The Projection and Protection Approaches to Stock Selection

“Researching and selecting your own stocks is not necessary; for most people, it is not even advisable. However, some investors do enjoy the diversion and intellectual challenge of picking individual stocks – and, if you have survived a bear market and still enjoy picking stocks, then nothing that Graham or I could say will dissuade you.”

That’s a comment made by Jason Zweig on Graham’s writings on Stock Selection Criteria in his legendary book “The Intelligent Investor”.

With this backdrop in mind, assuming that you still want to take a shot at individual stock selection, there are, perhaps, two broad mindsets or approaches towards stock selection – the approach of projection and the approach of protection. And which approach to apply when, is dependent on the investor and the object of analysis, namely the company, itself.

The stock selection criteria that the investor chooses therefore is a combination of three factors: Firstly, fundamentally what type of investor you want to be, Second, what bucket of the market does the company you are considering belong to, and Thirdly, whether you should apply the projection or the protection approach.

past-present-futureJust to clarify this a bit further, here it what this distills to.

If you have made a choice to be a ‘defensive’ investor and still want to select individual stocks, your attention should largely be restricted to the small universe of companies that have adequate size, performance history and dividend record. Some degree of projection can then be applied, simply because there is a long historical record on the basis of which projection can be justified. You are unlikely to get these companies selling really cheap, except in exceptional circumstances, because they are likely to be established good businesses that the market values at a premium. These would generally include Index or Large Cap Non-Index companies. So, your attempt should be to purchase good businesses of adequate size and historical performance (i.e. high margins and return on equity, low debt compared to equity, and dividend paying record), when they are available at reasonable valuations.  The mindset being that of projection that these companies will continue with the same in the future.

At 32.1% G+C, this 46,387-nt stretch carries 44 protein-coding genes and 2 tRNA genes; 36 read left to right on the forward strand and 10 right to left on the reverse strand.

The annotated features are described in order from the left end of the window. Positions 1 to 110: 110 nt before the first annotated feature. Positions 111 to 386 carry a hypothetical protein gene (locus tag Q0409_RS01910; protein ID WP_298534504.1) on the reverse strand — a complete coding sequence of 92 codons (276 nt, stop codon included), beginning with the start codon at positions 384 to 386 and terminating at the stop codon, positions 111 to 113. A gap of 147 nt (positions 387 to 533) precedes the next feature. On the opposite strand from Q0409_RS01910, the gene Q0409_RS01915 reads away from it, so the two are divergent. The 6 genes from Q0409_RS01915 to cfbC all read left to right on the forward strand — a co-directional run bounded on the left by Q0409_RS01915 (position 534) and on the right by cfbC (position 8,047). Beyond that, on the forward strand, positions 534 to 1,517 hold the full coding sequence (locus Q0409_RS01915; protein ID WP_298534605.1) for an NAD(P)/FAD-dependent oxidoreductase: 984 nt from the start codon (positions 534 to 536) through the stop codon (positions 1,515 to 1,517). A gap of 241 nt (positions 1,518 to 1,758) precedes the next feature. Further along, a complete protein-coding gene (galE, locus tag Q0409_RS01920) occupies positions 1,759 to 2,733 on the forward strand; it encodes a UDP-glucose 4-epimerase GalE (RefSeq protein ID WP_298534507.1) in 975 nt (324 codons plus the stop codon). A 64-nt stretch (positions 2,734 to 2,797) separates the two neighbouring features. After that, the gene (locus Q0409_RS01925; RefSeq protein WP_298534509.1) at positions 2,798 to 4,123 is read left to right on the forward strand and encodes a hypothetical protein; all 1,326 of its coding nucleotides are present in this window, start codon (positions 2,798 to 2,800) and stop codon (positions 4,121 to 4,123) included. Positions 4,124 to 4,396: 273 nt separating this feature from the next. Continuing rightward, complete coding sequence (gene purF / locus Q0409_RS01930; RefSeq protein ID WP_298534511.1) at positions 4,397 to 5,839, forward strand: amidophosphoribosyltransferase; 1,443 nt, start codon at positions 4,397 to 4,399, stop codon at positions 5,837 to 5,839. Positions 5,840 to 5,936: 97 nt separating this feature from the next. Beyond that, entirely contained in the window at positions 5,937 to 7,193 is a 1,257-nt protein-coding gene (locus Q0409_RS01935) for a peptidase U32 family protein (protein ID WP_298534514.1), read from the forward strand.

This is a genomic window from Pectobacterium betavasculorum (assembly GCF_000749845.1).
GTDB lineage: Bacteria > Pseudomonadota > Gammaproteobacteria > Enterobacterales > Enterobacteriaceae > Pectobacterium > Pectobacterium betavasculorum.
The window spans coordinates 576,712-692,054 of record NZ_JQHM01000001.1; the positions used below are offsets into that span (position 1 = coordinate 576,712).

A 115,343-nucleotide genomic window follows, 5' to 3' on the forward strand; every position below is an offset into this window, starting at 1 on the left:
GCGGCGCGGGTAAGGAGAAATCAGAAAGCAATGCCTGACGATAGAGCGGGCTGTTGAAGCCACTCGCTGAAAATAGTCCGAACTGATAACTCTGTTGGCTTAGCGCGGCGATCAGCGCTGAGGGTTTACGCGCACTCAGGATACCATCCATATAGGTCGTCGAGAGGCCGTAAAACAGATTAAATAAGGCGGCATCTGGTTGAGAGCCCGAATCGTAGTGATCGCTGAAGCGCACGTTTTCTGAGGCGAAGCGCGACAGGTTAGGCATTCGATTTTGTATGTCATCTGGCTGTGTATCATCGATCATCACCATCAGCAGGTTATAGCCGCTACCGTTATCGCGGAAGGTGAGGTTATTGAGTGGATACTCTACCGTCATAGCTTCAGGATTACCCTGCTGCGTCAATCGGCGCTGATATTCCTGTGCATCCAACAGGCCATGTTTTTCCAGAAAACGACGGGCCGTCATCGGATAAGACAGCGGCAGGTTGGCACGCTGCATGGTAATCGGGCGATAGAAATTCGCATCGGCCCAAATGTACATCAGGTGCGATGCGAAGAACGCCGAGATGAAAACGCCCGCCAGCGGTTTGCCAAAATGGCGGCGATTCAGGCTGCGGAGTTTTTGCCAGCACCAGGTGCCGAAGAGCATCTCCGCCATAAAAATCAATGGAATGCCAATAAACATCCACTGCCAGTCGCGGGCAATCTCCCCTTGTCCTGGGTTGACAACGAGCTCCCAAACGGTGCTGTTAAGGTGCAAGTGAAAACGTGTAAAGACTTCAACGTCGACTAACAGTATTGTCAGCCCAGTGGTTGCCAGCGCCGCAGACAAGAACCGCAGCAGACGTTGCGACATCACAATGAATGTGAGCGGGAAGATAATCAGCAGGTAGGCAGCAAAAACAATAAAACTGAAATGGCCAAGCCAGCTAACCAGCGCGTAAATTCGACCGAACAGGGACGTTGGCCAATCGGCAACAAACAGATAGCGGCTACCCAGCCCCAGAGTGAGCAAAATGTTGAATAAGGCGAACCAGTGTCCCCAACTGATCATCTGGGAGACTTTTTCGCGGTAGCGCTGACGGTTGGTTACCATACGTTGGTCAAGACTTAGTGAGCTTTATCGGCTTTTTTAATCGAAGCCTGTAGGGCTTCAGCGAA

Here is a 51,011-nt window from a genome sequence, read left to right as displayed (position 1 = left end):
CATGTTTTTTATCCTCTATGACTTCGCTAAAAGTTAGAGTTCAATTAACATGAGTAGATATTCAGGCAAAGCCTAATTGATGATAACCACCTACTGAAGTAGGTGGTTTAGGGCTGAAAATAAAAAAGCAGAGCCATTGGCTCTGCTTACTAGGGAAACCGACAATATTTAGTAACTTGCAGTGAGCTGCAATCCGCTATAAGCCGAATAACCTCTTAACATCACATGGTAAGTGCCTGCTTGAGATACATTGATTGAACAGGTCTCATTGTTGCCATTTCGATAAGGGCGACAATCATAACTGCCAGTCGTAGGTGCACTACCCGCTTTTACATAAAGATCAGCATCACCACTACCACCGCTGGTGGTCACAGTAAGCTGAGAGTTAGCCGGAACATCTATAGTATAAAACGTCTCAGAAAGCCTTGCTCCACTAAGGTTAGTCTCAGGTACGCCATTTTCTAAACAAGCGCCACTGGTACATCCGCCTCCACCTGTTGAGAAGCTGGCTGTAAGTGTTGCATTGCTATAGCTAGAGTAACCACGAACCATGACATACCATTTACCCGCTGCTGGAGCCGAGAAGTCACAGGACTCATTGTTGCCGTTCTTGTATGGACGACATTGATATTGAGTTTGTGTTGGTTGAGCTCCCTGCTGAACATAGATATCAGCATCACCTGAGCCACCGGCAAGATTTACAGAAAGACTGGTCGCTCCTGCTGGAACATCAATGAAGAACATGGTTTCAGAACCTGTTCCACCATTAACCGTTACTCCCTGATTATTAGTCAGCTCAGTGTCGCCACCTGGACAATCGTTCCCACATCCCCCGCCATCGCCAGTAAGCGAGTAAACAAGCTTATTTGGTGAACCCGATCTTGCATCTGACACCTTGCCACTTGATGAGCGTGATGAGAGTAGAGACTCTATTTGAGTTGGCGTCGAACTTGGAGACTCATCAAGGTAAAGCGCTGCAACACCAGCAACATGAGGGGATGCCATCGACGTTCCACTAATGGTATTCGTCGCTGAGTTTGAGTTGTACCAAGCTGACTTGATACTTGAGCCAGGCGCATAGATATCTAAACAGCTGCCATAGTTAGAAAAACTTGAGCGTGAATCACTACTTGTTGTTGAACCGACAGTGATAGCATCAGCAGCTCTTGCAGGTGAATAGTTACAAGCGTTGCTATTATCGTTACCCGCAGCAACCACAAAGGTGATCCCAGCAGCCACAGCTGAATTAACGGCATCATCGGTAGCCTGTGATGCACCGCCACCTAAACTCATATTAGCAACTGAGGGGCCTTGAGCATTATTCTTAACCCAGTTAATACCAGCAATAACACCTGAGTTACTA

If you have made a choice to be an ‘enterprising’ investor, your choice of stocks can, then, be from an unlimited universe. The same criteria of projection will continue to be applied by you when looking at large, established good businesses. But once you step out of that bucket of the market, your mindset needs to be essentially that of protection rather than of projection.  Purchases in these businesses should be made when the downside is protected both from an earnings and assets perspective (Low Price/Earnings and Price to Book Value), thus using the approach of protection.

The largest mistakes that investors make are not of buying good businesses when market levels are high, or buying not-so-good businesses when market levels are reasonable or low. But they are when they buy not-so-good businesses at high market levels and are stuck with them. i.e. applying the projection approach on non-established businesses. Hence, outside of the ‘projection’ bucket of the market, the mindset of protection should be dominant – the primary assumption being that, in normal course, most of these businesses are likely to be non-existent after a few years.

Broadly the approach of projection boils down to buying good businesses at reasonable prices, and the approach of protection boils down to buying reasonable businesses at good prices. It is debatable which one works best in terms of investment results – but it is disastrous when an investor mixes the two.

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How should I select which stocks to invest in?